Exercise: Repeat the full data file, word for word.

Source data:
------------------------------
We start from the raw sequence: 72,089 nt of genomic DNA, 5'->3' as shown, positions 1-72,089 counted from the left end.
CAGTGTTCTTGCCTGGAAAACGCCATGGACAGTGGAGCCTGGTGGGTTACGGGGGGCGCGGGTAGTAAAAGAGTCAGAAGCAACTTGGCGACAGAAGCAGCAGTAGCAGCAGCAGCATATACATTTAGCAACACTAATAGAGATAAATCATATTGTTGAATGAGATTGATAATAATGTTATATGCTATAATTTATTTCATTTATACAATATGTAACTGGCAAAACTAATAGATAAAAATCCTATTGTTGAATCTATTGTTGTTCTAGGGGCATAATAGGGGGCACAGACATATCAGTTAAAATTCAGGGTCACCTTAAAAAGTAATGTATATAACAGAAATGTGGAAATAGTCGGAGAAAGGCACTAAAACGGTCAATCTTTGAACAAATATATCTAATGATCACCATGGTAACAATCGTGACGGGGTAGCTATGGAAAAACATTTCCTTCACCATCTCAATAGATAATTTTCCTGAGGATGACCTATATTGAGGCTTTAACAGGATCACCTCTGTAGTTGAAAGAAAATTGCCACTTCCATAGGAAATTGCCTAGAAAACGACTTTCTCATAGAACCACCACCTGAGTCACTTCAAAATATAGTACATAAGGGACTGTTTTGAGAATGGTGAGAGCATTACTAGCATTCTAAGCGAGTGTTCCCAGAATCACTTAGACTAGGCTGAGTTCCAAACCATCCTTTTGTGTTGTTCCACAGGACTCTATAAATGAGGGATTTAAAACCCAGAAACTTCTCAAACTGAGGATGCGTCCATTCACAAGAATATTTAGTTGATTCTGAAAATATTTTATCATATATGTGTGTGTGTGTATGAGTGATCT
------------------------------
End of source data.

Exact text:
We start from the raw sequence: 72,089 nt of genomic DNA, 5'->3' as shown, positions 1-72,089 counted from the left end.
CAGTGTTCTTGCCTGGAAAACGCCATGGACAGTGGAGCCTGGTGGGTTACGGGGGGCGCGGGTAGTAAAAGAGTCAGAAGCAACTTGGCGACAGAAGCAGCAGTAGCAGCAGCAGCATATACATTTAGCAACACTAATAGAGATAAATCATATTGTTGAATGAGATTGATAATAATGTTATATGCTATAATTTATTTCATTTATACAATATGTAACTGGCAAAACTAATAGATAAAAATCCTATTGTTGAATCTATTGTTGTTCTAGGGGCATAATAGGGGGCACAGACATATCAGTTAAAATTCAGGGTCACCTTAAAAAGTAATGTATATAACAGAAATGTGGAAATAGTCGGAGAAAGGCACTAAAACGGTCAATCTTTGAACAAATATATCTAATGATCACCATGGTAACAATCGTGACGGGGTAGCTATGGAAAAACATTTCCTTCACCATCTCAATAGATAATTTTCCTGAGGATGACCTATATTGAGGCTTTAACAGGATCACCTCTGTAGTTGAAAGAAAATTGCCACTTCCATAGGAAATTGCCTAGAAAACGACTTTCTCATAGAACCACCACCTGAGTCACTTCAAAATATAGTACATAAGGGACTGTTTTGAGAATGGTGAGAGCATTACTAGCATTCTAAGCGAGTGTTCCCAGAATCACTTAGACTAGGCTGAGTTCCAAACCATCCTTTTGTGTTGTTCCACAGGACTCTATAAATGAGGGATTTAAAACCCAGAAACTTCTCAAACTGAGGATGCGTCCATTCACAAGAATATTTAGTTGATTCTGAAAATATTTTATCATATATGTGTGTGTGTGTATGAGTGATCT